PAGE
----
The Newtown Pentacle

Altissima quaeque flumina minimo sono labi

spiritual dread

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My beloved Newtown Creek.

– photo by Mitch Waxman

These shots were gathered while I was riding on a hybrid ferry boat, which at the time was running on its electric mode. This was a novel experience, I must say. Beyond the whole environmental thing, what was fascinating about this vessel was how quiet it was, and how the deck plates weren’t vibrating with transmitted engine oscillations. Can’t tell you much about the thing, as it wasn’t my “show.”

Saying that, my “show” will be once again opening its curtains on Wednesday October 15th, with an Atlas Obscura/Airbnb “experience” offering my “Infrastructure Creek” walk to a very limited group of 12. This will be an evening/night walk, which should be pretty exciting. Link is both above and below, so please come with if you can. The same tour will be repeated on October 29th. These tours are part of how I keep a roof over my head, so any and all tickets sold essentially feed me, and fund the various technologies which allow me to bring you Newtown Pentacle five days a week and fifty two weeks a year.

– photo by Mitch Waxman

Astoria Community Board 1 will be gathering at Astoria World Manor on Astoria Blvd. tonight at 6:30. It promises to be an interesting meeting. The Transportation Alternatives organization (Bicycle people) will be offering a presentation pushing for their latest advocacy position which asks the City to create a protected bike lane on Crescent Street connecting the Triborough and Queensboro Bridges. This is sure to be the subject of much conversation and gnashing of teeth in the coming months here in the ancient village, so… Additionally, there is a proposal to develop two currently industrially zoned properties on the Ditmars side of the neighborhood on 45th and 46th street into largish apartment houses.

Discussion of the latter has obsessed the frequent commenters found at Facebook’s Astoria discussion group for the last week. That particular cadre of opinion offerers seem to be composed largely of people who moved out of Astoria in the 1980’s that offer an overly sentimental picture of the “good old days” which has little resemblance to reality. For instance, somebody who is in their mid 60’s in 2019 that says “you could leave your doors unlocked back then” is referring to the late 1970’s in NYC. That’s the midst of an era when you not only triple locked your door, you also installed iron bars on both first AND second story windows.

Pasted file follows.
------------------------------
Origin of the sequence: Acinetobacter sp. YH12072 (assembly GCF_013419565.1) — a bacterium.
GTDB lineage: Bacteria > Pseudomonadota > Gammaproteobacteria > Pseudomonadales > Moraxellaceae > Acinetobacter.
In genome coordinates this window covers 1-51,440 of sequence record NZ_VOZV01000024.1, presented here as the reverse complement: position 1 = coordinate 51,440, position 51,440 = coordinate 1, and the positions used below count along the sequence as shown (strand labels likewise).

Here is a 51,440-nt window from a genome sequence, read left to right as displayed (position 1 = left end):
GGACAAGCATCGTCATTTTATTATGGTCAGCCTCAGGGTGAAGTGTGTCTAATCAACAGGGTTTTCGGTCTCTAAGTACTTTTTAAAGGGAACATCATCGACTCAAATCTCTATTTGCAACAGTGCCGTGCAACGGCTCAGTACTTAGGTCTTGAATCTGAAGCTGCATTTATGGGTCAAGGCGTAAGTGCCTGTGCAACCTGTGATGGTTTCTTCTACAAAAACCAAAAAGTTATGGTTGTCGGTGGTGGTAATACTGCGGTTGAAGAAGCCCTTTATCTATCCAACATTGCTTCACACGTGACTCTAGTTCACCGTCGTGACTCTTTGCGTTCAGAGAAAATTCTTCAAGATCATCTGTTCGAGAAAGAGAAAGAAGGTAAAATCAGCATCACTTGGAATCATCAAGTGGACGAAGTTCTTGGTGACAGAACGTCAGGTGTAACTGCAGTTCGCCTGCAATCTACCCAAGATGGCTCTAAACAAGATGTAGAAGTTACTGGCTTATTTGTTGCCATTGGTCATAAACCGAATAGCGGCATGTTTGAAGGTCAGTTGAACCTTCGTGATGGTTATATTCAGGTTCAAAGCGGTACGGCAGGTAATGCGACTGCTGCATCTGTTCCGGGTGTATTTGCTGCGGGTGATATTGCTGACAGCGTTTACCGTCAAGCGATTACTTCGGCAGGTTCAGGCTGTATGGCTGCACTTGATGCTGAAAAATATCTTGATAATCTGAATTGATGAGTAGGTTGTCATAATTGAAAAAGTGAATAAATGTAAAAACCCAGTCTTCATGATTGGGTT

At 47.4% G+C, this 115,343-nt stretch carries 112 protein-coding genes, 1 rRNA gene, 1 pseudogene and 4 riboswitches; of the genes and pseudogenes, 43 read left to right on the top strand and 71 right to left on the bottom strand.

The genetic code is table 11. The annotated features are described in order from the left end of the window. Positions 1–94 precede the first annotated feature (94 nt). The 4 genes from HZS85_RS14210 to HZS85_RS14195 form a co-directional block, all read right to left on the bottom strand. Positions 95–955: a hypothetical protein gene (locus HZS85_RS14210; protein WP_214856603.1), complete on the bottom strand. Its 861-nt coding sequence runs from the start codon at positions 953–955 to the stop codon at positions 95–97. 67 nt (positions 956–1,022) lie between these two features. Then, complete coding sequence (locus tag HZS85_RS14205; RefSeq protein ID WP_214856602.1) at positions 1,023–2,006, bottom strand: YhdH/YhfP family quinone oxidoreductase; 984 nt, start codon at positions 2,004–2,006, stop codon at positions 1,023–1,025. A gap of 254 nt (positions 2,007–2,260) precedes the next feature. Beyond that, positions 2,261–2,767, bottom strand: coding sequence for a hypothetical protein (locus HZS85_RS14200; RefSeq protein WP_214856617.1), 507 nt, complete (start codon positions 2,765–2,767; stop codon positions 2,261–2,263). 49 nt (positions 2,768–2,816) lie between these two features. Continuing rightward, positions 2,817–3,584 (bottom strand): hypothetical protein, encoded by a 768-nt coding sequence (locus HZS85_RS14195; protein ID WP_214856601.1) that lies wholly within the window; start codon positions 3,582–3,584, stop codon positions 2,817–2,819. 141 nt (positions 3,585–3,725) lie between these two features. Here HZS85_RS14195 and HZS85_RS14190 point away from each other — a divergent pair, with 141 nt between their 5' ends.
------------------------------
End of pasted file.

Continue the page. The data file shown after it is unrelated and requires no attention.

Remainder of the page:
– photo by Mitch Waxman

That aphorism about leaving your door open is something I’ve encountered my entire life. My maternal grandparents offered it when referring to living in the “Shtetl” or Lower East Side of Manhattan during the 1920’s when they first got here. My mom and dad also repeated the refrain when referring to East New York’s Brownsville or Brooklyn’s Borough Park where they respectively grew up (the Waxman family’s ancestral property holdings are now a part of the Maimonides Hospital parking garage). You heard this in the neighborhoods which I grew up in, and the saying was always tinged with a certain amount of racism, with the underlying implication that things were better during a more segregated era (red lining was a practice in the real estate world which only allowed certain ethnicities to live in certain areas. It’s part of the “how and why” which NYC’s “ethnic” enclaves were formed by – African American Bed Stuy and Bushwick, Hispanic North Brooklyn, Jewish Midwood and Crown Heights, Italian Bensonhurst and so on).

Back tomorrow with something else. See you tonight at CB1 if you want to come watch the show. Me, I wish I was going to be on a boat tonight during the storm, electric or not. I spend too much of my life in meetings.

“follow” me on Twitter- @newtownpentacle

Come on a tour!

With Atlas ObscuraInfrastructure Creek AT NIGHT! My favorite walking tour to conduct, and in a group limited to just twelve people! October 15th, 7-9 p.m.

Click here for more information and tickets!

Buy a book!

In the Shadows at Newtown Creek,” an 88 page softcover 8.5×11 magazine format photo book by Mitch Waxman, is now on sale at for $30.

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